How the Carrier Deal Could Affect US Manufacturing

drill-444513_960_720U.S. President elect Donald Trump is already causing controversy, nearly one month before he officially takes office. He recently announced a deal with Carrier Corp., keeping nearly 1,000 manufacturing jobs here in the U.S. Previously, Carrier had planned to move those jobs from Indiana to Mexico to cut labor costs and increase profits. After talking with the President elect, however, Carrier has since changed its mind. But what exactly does this mean for the future of the manufacturing industry?

According to various reports, Trump was able to strike this deal by offering about $7 million in tax breaks from the state of Indiana, along with threats to Carrier’s parent company, which is one of the leading military contractors for the U.S. government. There’s also evidence suggesting that Trump may pressure other companies to follow suit, such as Rexnord Corp., which recently announced plans to move its production from Indiana to Mexico.

At first glance, some people may view this deal as a success. After all, keeping jobs here in the U.S. is good for the economy. According to Forbes, however, Trump’s approach isn’t a fix-all solution for the manufacturing industry. It’s a great way to approach individual deals, but Forbes says it’s not effective when “applied to the economy as a whole.” And doing so would prove ineffective at reversing the decline in the U.S. manufacturing industry.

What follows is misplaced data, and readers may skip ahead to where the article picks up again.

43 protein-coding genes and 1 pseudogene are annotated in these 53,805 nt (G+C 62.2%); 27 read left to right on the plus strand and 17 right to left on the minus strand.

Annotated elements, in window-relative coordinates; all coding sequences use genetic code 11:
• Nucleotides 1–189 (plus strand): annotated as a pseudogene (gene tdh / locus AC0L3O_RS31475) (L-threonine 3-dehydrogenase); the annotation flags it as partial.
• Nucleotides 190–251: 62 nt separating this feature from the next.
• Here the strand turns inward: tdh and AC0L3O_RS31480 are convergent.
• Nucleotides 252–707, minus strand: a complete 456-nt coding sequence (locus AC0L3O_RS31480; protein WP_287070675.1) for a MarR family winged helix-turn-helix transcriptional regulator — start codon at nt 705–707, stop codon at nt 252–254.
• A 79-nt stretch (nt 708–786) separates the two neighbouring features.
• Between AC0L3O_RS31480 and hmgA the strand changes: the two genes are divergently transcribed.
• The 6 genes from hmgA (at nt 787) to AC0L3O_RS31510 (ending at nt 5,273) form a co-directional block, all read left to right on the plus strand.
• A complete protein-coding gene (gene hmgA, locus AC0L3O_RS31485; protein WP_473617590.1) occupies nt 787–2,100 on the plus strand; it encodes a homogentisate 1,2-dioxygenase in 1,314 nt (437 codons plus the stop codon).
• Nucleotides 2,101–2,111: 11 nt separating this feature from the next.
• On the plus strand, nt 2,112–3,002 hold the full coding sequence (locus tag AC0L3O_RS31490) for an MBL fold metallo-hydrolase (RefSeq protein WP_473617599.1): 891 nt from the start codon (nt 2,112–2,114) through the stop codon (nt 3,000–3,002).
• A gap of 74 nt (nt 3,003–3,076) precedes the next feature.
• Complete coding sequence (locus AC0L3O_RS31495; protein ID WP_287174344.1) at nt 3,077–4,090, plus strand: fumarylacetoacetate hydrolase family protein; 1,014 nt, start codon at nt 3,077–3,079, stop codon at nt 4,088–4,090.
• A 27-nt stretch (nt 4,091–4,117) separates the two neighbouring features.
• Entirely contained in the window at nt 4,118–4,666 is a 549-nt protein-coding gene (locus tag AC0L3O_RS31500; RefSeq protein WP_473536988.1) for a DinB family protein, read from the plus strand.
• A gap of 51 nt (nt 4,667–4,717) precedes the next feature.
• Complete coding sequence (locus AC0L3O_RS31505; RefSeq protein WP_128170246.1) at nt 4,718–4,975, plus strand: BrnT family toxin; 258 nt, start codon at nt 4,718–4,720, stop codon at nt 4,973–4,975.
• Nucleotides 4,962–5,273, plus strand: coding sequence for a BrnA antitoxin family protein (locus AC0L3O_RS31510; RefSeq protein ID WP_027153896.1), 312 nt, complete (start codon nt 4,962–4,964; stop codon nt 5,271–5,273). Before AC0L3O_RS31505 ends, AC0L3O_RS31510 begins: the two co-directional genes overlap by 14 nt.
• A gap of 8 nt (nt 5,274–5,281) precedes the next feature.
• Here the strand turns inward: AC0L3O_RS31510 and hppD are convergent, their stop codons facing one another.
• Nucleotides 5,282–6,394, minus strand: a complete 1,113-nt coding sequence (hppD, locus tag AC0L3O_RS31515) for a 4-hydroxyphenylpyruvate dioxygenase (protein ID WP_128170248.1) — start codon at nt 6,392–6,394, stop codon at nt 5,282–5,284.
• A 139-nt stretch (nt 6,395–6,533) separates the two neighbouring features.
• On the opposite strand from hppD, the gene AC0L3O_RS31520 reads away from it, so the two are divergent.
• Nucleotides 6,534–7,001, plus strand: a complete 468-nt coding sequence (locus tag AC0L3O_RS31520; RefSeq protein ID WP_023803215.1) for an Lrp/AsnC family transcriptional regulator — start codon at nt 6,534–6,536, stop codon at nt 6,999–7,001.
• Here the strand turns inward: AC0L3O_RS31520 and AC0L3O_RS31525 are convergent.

The U.S. manufacturing industry isn’t in shambles, though. It’s experienced strong growth in recent months, receiving a positive manufacturing index rating (about 50). This is due in part to a strong dollar, which allows consumers to buy more products. Last year, the manufacturing industry experienced a slight decline, receiving a below-50 index. With the industry back in a positive direction, manufacturing companies are hoping it will stay this way.

But the Carrier deal could be a signal of change. Perhaps that change is good, or maybe it’s negative. At the very least, it’s going to keep jobs in the U.S., allowing some 1,000 workers to stay employed and receive a paycheck. That’s always a good thing. In the long term, though, it could be a different story. We really don’t know what’s going to happen for the future of the manufacturing industry.

Whether or not the Carrier and subsequent “reshoring” deals struck by Trump and his administration have a positive or negative effect on the manufacturing industry remains to be seen.

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